"Hu" wine vessel - ROM2005_1592_8

ROM2005_1592_8

"Hu" wine vessel

Medium:Cast bronze
Geography: China
Date: 5th century BC
Period: Eastern Zhou period
Dimensions:
47.4 x 31.3 cm
Object number: 933.12.76
Credit Line: Bishop William C. White Collection
On view
Gallery Location:Joey and Toby Tanenbaum Gallery of China
DescriptionThis imposing hu wine container is decorated in five horizontal registers with a dense interconnected dragon pattern. The dragons are almost unrecognizable, having been reduced to a series of square elements with raised comma-shaped accents. This design is a condensed form of an interlocked dragon motif that is found on many Eastern Zhou vessels. It started off as a broad open pattern with the dragons clearly defined, but as time progressed it was reduced in size and simplified to the point of becoming abstract. When examined closely it can be seen that the decoration repeats itself at intervals and that there are divisions between the units, suggesting the use of a master pattern block to impress the design on to the mould. This is a step towards simplifying the production of bronze vessels. This vessel is one of a pair. The other is in the Historical Museum in Beijing. Both vessels are reported to have come from the tombs at Jin Cun near Luoyang, Henan province. The inscriptions on the vessels are the same, saying they were commissioned by the son of the Lord of Linghu district in the fourth month of the tenth year. Linghu was located in present-day Shanxi province, and like Jin Cun was part of the territory of Jin state until 403 BC. It has been proposed that this hu came from the tomb of a member of the nobility who served at the court of the Zhou king. Unfortunately, the date given in the inscription does not really help with the dating of the vessel. There are a number of possibilities for the tenth year of the reign of a Zhou king during the Eastern Zhou period, ranging from 562 to 392 BC. Stylistically the hu can be compared with one from a tomb which is dated to the latter half of the fifth century BC, and to an inscribed Jin state hu in the British Museum dated to the early fifth century BC. The latter is the same shape as this vessel, and has a petalled crown and decoration arranged in horizontal registers. We can therefore narrow the casting to the fifth century BC. Future scholarship may well resolve the puzzle of the 'tenth' year and give the hu a precise date.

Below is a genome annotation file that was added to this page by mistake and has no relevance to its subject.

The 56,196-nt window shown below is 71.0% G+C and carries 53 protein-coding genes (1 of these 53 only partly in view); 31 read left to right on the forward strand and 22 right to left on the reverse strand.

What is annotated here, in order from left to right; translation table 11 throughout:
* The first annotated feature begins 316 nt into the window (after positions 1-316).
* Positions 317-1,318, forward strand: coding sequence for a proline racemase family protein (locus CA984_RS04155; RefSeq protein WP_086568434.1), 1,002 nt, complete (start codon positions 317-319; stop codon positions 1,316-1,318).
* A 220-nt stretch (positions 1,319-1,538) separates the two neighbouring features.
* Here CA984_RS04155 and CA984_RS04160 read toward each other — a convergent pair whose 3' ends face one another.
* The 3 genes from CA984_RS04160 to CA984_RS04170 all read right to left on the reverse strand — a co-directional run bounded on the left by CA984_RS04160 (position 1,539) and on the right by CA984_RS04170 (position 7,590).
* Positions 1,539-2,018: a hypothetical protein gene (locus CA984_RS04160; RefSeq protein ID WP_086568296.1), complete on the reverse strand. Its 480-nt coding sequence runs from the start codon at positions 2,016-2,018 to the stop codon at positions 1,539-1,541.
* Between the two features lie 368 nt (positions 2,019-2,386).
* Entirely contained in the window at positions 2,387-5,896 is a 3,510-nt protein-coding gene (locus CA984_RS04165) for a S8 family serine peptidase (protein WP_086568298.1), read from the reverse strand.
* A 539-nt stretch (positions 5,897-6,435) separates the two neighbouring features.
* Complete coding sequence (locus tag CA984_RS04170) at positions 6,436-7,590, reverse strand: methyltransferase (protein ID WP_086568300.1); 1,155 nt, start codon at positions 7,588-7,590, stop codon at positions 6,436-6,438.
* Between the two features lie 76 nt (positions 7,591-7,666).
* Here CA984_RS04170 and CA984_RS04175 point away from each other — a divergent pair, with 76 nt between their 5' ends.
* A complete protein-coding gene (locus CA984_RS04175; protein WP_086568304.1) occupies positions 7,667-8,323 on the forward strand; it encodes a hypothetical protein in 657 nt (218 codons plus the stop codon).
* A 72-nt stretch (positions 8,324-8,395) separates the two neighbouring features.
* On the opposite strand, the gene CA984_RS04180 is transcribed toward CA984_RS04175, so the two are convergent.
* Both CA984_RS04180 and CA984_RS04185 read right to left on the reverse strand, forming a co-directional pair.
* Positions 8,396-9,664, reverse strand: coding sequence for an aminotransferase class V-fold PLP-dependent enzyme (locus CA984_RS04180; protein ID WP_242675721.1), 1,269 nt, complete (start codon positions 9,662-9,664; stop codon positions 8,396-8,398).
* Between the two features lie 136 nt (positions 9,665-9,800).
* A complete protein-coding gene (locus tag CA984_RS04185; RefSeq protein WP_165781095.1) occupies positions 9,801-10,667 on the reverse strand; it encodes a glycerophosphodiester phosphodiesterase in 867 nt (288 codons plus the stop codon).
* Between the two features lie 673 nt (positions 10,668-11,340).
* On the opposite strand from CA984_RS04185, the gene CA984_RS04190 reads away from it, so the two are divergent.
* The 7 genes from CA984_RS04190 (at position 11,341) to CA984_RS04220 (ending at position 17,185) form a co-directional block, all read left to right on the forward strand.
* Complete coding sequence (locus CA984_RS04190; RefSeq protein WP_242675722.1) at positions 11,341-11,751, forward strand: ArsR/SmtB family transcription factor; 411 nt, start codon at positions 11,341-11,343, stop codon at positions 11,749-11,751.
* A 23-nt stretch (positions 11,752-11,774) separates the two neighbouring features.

Collection:
China
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